What’s In Your Way Of Success?

Posted on March 17, 2014 by

obstacleWhat gets in your way of success?  In part 2 of this Unlocking Your Potential series we explored how you define success.  Now that you are clear on what success looks like for you, the next step is to examine what gets in the way of creating and attracting the success you desire.

The 3 major ways that we block ourselves from attracting success involve our false beliefs, fears, and core wounds. They are all related to what we have stored in our subconscious mind.  Practicing mindfulness is a great way to make the subconscious more conscious.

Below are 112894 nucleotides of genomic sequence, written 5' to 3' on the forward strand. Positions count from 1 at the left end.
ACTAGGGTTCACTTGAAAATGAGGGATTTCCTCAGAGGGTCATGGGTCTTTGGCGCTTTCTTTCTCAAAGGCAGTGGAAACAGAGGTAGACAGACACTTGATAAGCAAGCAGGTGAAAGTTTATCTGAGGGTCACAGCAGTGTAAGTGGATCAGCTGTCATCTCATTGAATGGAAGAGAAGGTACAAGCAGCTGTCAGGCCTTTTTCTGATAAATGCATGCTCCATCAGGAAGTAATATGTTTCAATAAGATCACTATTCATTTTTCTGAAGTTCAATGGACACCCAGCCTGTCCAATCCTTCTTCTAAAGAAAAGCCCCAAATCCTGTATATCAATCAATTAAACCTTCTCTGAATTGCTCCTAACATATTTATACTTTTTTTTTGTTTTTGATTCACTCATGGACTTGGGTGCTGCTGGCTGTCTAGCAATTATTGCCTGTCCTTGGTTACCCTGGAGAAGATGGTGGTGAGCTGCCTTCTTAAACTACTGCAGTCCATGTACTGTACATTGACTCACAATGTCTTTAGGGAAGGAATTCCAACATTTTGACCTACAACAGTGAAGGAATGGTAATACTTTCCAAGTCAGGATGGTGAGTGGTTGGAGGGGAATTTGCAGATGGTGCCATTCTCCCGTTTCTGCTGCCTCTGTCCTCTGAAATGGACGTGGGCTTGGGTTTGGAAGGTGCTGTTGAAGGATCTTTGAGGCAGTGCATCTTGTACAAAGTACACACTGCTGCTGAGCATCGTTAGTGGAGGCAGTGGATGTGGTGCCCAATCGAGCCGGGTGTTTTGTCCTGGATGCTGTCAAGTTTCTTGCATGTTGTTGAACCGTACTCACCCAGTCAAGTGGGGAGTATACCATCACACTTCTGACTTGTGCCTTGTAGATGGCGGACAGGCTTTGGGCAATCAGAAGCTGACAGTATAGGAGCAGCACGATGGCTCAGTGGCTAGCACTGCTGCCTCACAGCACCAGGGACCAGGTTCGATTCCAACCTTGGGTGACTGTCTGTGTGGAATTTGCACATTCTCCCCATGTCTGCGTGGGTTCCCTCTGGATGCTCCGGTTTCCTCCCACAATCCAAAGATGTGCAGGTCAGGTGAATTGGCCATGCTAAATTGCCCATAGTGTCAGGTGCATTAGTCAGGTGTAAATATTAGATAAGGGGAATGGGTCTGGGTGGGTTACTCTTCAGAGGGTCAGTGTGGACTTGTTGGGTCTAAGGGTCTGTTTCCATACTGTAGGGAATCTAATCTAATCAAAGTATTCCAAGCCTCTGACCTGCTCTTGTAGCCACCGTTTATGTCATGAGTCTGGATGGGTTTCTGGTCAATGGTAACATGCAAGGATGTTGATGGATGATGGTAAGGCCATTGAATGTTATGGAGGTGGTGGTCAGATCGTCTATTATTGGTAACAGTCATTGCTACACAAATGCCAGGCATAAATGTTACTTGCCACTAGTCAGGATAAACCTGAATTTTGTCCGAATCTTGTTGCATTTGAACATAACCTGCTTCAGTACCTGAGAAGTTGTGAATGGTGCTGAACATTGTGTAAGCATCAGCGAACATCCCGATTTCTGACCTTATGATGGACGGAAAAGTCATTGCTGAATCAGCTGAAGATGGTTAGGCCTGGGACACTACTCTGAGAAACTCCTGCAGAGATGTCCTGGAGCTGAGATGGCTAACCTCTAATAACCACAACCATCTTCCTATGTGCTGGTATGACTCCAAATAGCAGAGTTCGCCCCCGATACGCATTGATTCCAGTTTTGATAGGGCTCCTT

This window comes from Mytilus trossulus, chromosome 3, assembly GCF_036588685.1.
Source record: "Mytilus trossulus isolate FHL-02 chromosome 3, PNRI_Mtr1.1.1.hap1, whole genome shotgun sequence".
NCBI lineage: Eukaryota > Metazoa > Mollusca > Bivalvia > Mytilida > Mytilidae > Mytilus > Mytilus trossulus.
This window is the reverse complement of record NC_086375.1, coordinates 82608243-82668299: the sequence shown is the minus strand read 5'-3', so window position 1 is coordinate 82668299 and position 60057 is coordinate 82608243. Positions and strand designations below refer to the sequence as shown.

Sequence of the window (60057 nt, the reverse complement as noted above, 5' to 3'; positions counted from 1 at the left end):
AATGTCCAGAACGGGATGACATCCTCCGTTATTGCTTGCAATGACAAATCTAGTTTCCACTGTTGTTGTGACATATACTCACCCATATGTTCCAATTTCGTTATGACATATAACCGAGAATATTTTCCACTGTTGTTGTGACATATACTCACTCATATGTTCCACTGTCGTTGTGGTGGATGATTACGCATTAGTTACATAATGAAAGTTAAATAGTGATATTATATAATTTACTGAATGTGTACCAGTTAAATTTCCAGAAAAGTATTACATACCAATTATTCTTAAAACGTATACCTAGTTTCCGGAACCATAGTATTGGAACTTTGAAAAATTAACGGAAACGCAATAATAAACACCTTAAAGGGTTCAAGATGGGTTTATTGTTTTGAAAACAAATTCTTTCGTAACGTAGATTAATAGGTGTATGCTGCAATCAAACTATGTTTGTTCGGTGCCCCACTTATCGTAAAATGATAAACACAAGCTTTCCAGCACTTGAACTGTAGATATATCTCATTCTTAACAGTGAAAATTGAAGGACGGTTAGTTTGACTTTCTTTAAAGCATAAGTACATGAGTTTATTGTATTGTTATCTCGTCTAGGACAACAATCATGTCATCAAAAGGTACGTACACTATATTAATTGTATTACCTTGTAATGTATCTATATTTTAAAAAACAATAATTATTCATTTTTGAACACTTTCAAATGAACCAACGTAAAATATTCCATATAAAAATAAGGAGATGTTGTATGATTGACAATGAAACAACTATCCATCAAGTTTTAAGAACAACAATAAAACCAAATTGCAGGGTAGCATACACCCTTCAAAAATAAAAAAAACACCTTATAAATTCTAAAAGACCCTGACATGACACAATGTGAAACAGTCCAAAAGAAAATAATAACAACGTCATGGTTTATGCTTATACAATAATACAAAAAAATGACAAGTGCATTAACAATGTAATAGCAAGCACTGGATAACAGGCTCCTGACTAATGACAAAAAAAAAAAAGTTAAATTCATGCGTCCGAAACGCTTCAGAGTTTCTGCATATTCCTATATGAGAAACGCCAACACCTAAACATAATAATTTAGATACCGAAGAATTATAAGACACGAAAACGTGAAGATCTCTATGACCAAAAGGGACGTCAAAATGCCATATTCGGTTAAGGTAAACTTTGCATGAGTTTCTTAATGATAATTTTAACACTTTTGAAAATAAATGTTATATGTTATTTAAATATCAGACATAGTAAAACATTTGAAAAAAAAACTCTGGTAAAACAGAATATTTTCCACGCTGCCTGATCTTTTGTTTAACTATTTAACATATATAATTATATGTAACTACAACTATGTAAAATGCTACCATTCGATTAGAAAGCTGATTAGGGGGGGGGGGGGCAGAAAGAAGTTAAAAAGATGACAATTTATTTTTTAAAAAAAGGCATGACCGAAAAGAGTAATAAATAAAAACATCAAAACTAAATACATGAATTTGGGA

Whether or not we realize it we all have deeply ingrained beliefs that make us see the world in a certain way. The biggest obstacles in our lives are the barriers our mind creates Some of these beliefs were formed during childhood and may or may not be accurate.  A belief is a thought that we think over and over again.  We receive messages about ourselves from our world from infancy on.  If we competed in a math competition in grade school and didn’t win, we may have developed a belief that we are not good in math. Or perhaps our parent became frustrated and told us we were stupid when they helped us with our spelling and we began to believe we were bad, or not good enough.  Maybe we won an award at school and our sibling was jealous and beat us up. So we learned not to excel so we didn’t upset them. What if we fell and broke our arm the first time we tried to ride a bicycle and then decided it wasn’t safe to try new things?